A04 Context

  • "The masque demostrates Prospero's paternal magnanimity, as well as an ability to defy the laws of time and nature"- JFvD
  • "What makes Caliban filth are the lessons in which Prospero has taught him he is filth"
  • "There are limits to his control- crucially, Antonio remains unregenerate, never asking for forgiveness"- JFvD
  • "A wise humanist, who curbs all egoistic desires and succeeds in guiding those around him to their destinies"- Smirnov
  • "His vengeful desire to punish demonstrates his enormous control, bordering on tyranny"- Riches
  • "A blasphemous play, about a man allowed to play God"- Peter Hall
  • "Magic is not compatible with maintaining power, but a retreat from it. In returning to Milan, Prospero must therefore renounce that power"- Lewis
  • "Caliban is symbolic of Prospero's repressed desires, his relationship with Miranda as an obsessive symbiosis"- JFvD
  • "The only potent will in the play is Prosepero's- as far from being founded on a conflict, the play does not even contain a debate"- Welsford
  • "In descending from omnipotence, Prospero raises himself to genuine humanity"-Riches
  • "The masque is the return to civilised order after the chaos of the antimasque"- Riches
  • "Prospero surrenders the pleasure of possessing Miranda to Ferdinand"- Sundelson
  • "The relationship between Prospero and Caliban descends into one of domination and rebellion, paralleled by English dealings with native Americans"- Lindley
  • "The water represents the spirit, and the tempest is the disarrangement of that spirit- it is Prospero's wrath, temper and desire for revenge"- Osborne
  • "Caliban, branded as the evil other, is acknowledged as part of Prospero's identity"- JFvD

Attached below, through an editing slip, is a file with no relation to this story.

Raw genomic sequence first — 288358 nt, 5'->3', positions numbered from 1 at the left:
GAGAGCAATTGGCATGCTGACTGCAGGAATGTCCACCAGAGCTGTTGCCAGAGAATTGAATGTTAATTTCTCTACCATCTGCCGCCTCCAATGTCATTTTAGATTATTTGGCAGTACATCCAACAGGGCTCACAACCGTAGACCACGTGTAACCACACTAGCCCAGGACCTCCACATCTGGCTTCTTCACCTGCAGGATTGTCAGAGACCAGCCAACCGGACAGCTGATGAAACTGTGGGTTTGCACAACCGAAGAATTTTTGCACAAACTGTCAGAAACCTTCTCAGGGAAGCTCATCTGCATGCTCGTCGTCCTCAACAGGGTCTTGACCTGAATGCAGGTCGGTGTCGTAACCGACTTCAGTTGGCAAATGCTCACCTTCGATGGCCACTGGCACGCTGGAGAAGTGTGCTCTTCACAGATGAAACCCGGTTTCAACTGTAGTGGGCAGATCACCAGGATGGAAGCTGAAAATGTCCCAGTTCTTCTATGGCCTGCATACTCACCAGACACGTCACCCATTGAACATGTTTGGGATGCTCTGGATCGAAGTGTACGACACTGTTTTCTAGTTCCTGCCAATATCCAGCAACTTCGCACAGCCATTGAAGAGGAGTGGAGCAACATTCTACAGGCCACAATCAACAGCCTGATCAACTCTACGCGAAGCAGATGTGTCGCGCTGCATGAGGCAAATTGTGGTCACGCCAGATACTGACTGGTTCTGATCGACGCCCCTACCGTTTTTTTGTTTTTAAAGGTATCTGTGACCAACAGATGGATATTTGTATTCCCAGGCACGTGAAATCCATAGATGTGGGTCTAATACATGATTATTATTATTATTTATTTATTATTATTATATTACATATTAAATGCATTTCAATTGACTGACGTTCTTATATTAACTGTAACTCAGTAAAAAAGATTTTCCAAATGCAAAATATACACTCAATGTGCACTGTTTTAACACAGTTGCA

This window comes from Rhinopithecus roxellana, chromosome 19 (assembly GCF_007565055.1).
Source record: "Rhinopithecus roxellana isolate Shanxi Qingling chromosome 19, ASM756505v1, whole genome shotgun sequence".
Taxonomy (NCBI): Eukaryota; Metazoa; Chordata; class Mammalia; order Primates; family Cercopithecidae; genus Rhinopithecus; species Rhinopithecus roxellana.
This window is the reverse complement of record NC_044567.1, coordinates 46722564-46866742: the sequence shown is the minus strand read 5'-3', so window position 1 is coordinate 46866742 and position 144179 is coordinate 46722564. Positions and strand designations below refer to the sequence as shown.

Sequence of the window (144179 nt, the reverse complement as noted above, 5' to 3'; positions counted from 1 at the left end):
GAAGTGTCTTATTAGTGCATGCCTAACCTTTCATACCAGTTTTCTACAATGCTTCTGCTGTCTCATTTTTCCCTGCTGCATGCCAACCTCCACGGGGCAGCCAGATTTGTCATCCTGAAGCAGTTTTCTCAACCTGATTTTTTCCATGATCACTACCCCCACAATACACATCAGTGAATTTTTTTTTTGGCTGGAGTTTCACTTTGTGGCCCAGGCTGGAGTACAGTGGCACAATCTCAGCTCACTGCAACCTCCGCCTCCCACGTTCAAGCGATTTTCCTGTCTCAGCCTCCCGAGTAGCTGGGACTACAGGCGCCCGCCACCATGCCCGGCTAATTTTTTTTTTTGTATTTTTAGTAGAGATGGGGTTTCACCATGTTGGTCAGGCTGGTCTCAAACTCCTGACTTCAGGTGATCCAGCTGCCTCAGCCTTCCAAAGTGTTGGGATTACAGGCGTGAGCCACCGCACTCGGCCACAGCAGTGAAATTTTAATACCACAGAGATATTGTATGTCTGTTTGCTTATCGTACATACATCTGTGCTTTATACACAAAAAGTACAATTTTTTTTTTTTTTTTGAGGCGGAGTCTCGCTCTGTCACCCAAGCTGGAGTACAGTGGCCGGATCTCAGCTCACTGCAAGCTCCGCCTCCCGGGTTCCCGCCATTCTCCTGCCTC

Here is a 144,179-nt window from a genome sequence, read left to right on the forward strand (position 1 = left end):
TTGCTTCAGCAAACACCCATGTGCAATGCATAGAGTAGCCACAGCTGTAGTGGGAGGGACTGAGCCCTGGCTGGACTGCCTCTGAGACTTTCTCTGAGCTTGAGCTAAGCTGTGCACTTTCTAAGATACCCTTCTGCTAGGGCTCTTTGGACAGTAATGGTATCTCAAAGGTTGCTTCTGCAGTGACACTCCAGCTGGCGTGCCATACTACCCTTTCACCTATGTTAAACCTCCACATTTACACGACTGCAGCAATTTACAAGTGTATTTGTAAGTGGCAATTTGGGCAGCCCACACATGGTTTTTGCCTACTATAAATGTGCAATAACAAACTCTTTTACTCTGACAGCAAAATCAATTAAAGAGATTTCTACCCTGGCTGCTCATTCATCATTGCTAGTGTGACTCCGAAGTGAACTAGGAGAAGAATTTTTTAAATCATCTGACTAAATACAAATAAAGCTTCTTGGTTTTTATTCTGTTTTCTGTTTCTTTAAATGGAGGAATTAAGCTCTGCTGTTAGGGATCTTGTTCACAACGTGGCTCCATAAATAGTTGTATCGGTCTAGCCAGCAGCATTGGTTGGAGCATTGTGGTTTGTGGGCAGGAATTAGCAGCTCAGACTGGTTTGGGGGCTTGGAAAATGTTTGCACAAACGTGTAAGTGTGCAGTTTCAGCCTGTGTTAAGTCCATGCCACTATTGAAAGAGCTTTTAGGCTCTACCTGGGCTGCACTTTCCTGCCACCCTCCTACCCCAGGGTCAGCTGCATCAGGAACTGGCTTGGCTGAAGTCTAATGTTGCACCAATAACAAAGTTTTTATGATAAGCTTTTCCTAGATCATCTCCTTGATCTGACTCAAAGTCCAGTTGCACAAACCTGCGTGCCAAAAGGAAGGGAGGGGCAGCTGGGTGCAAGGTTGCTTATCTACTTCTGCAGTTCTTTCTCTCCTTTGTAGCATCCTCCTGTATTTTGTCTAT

• Prospero has been associated with John Dee, a powerful man at court during the Elizabethan era, who practiced magic, and delved into the arts surrounding the ethereal and unexplained.
  • Some critics have also associated Prospero with Shakespeare himself, using The Tempest as Shakespeare's farewell to the stage. Therefore, Prospero's magic is a metaphor for the power of the pen and his questioning of the transient nature of life conveying Shakespeare's own existential questions about his work and the meaning of his plays. Prospero's relinquishment of magic can be seen as Shakespeare's retirement from the world of playwrights.
  • Prospero is Caliban and Ariel's master- he represents a coloniser of the 17th century, a time of exploration and claiming new lands. Europeans often treated natives of the lands they discovered with violence, manipulation (with alcohol, as shown by Stephano) or threat (Prospero), and viewed them as subhuman, uncivilised animals. Caliban is the rebellious native, taken into slavery while Ariel is the complicit native, taken into servitude and treated with more dignity and respect due to his obedience. This was a trait of colonisation- the compliant were rewarded for their behaviour and used to punish those who were not.
  • Prospero also embodies the typical 17th century father- the owner of his daughter until marriage and guardian of her chastity and viriginity- "break her virgin knot". His lexis constantly portrays his ownership of Miranda and is the domination and manipulator of her entire life- he oversees each scene with her in it "poor worm, thou art infected", cuts her off when she speaks with interjections "thou canst not", accuses her of stereotypical traits "thou dost not attend me" and uses derogatory language when addressing her- "wench". Not only this, he has taught her women's perceived worth- being a "good womb" to bear sons to a husband and the value of being scene and not heard- "I prattle too wildly, I forget my father's precepts".

Comments

Rubyallen

Report

this is really helpful thank you! But what does JFvD stand for? Thank you